There are local car dealers upset about a dealer from Dunkirk setting up a temporary sales lot in Batavia this weekend, not because they fear the competition, but because the Dunkirk dealer is taking advantage of a loophole in state law to unfairly compete with their established businesses.
The law isn't just about protecting existing dealers, they say, it's also meant to protect consumers from fly-by-night used car salesmen who don't stick around to service what they sell.
"They move into a small market where they can clobber people over the head and then they leave," said Steve Castilone, co-owner of Castilone Chrysler Dodge Jeep Ram on West Main Street, Batavia. "That’s what they do. They ram them into a car and then they leave."
Just a few years ago, tent-sale dealers would come to town with their temporary lots, blanket the community with mailers, make a few sales and leave, but the law was changed to require a fixed and physical location before the dealer could receive a license. The Dunkirk dealer, Larry Spacc, has leased office space at 4152 W. Main Street Road, in the Valu Plaza.
Castilone thinks the operation is a sham. He's complained to the Niagara Frontier Automobile Dealers Association, supplying a video taken shortly after Spacc's last sale five months ago. It shows a lot once filled with used cars, by then filled with only potholes, and shots through the windows of Spacc's strip mall office space filled with nothing but promotional posters on the wall and a lone motorcycle. There wasn't a single desk or phone line anywhere in sight.
Greg Strauss, Castilone's business partner, calls these operations, "ghost dealers." He'd like to see them shut down.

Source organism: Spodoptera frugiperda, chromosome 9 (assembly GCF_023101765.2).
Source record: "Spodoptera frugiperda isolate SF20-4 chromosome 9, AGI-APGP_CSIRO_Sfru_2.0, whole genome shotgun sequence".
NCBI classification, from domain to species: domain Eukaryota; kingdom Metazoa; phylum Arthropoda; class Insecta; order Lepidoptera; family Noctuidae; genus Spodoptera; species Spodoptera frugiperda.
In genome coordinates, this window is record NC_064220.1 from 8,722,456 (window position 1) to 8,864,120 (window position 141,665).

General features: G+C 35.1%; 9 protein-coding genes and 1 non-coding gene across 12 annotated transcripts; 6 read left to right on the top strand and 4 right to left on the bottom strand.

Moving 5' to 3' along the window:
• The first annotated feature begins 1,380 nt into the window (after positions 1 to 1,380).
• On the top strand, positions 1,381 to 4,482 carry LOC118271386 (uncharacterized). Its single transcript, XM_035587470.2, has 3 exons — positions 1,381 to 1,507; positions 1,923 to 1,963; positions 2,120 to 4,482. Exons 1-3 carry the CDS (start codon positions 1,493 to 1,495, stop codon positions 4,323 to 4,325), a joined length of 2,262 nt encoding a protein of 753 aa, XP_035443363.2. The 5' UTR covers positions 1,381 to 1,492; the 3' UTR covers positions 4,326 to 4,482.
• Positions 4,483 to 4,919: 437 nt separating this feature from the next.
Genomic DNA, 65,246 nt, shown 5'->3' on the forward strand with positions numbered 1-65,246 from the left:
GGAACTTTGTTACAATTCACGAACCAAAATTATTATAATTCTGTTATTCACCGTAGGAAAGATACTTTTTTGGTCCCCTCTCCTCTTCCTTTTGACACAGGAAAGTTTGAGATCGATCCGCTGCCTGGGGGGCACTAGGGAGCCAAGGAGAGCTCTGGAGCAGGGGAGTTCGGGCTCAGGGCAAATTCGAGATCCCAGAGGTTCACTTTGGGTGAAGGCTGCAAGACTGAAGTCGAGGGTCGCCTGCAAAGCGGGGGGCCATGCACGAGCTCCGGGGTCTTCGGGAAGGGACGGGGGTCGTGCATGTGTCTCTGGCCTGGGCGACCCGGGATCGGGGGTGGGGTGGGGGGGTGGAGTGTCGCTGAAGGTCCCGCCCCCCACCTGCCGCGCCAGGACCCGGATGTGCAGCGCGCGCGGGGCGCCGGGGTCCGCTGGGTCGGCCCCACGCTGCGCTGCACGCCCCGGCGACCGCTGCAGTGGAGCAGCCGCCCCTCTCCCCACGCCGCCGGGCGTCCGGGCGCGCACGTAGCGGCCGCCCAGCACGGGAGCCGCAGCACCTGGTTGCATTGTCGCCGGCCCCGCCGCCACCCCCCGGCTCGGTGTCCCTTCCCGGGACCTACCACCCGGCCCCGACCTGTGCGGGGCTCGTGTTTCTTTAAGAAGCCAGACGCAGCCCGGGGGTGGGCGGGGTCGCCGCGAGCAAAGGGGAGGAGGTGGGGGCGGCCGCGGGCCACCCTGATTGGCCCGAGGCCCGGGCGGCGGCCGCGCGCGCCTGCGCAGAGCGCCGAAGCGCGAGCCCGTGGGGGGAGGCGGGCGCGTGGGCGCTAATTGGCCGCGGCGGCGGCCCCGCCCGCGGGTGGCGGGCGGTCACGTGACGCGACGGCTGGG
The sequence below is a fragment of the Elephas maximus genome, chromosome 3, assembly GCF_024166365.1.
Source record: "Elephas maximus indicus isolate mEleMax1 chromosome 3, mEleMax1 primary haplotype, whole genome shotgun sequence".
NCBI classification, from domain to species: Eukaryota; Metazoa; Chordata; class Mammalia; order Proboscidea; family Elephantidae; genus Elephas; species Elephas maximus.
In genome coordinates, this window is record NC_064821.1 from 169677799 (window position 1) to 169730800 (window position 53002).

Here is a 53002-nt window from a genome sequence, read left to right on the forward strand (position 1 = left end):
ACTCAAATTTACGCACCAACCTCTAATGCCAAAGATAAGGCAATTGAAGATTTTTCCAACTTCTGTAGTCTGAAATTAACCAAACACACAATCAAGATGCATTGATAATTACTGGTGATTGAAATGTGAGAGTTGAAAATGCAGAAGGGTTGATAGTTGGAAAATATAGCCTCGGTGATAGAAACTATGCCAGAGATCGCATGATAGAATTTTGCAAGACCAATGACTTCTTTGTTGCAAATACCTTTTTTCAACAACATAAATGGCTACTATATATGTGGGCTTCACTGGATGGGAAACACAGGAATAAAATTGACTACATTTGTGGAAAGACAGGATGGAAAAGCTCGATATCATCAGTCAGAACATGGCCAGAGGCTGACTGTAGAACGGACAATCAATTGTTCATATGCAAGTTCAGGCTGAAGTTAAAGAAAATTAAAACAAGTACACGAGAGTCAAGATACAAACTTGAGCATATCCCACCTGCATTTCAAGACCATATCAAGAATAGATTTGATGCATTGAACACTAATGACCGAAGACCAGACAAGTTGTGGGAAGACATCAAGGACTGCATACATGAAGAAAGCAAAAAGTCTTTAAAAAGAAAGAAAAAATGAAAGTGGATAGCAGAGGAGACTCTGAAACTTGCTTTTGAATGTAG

When The Batavian attempted to contact the local dealership Tuesday afternoon for comment, a man named Nick answered the phone. We identified ourselves and said we were writing a story about the dealership. There was muffled talk over the earpiece and then Nick came back on the line and said his two managers had just left to get a bite to eat and one of them would return the reporter's call when they returned. No call was returned.
Pending legislation wouldn't close up such temporary dealerships completely, but it would make it harder for them to operate. It would require temporary lots to be set up only within 20 miles of the main dealership. In Spacc's case, Dunkirk is 87 miles from Batavia.
"We do these sales," said Castilone pointing to Spacc's latest mailer, "but I’m not trying to whack you over the head. I’m not trying to sell you a bill of goods. I’m trying to sell you a car. It costs us millions of dollars to be here every year, millions in overhead, and then you have some fly-by-night come in with an $800 storefront and sells you a car and you buy because you think it’s cheaper. It’s not cheaper. It’s more money and the interest rate is going to be higher. I wouldn’t mind if they were doing this sale and they were still down at the end of the street next week."
Guy Pellegrino, Pellegrino Auto Sales of Batavia, shares the concerns of Castillone and Strauss. He's put a lot of money into his business, pays property taxes, employs a local staff and is concerned that a "fly-by-night" operation isn't there to provide support after the sale.
"Competition is a good thing and we all get along well (in town)," Pellegrino said. "We all survive together. But when somebody comes in and sets up a tent, tries to push cars, I don’t agree with that. I don’t like it and I don’t agree with it."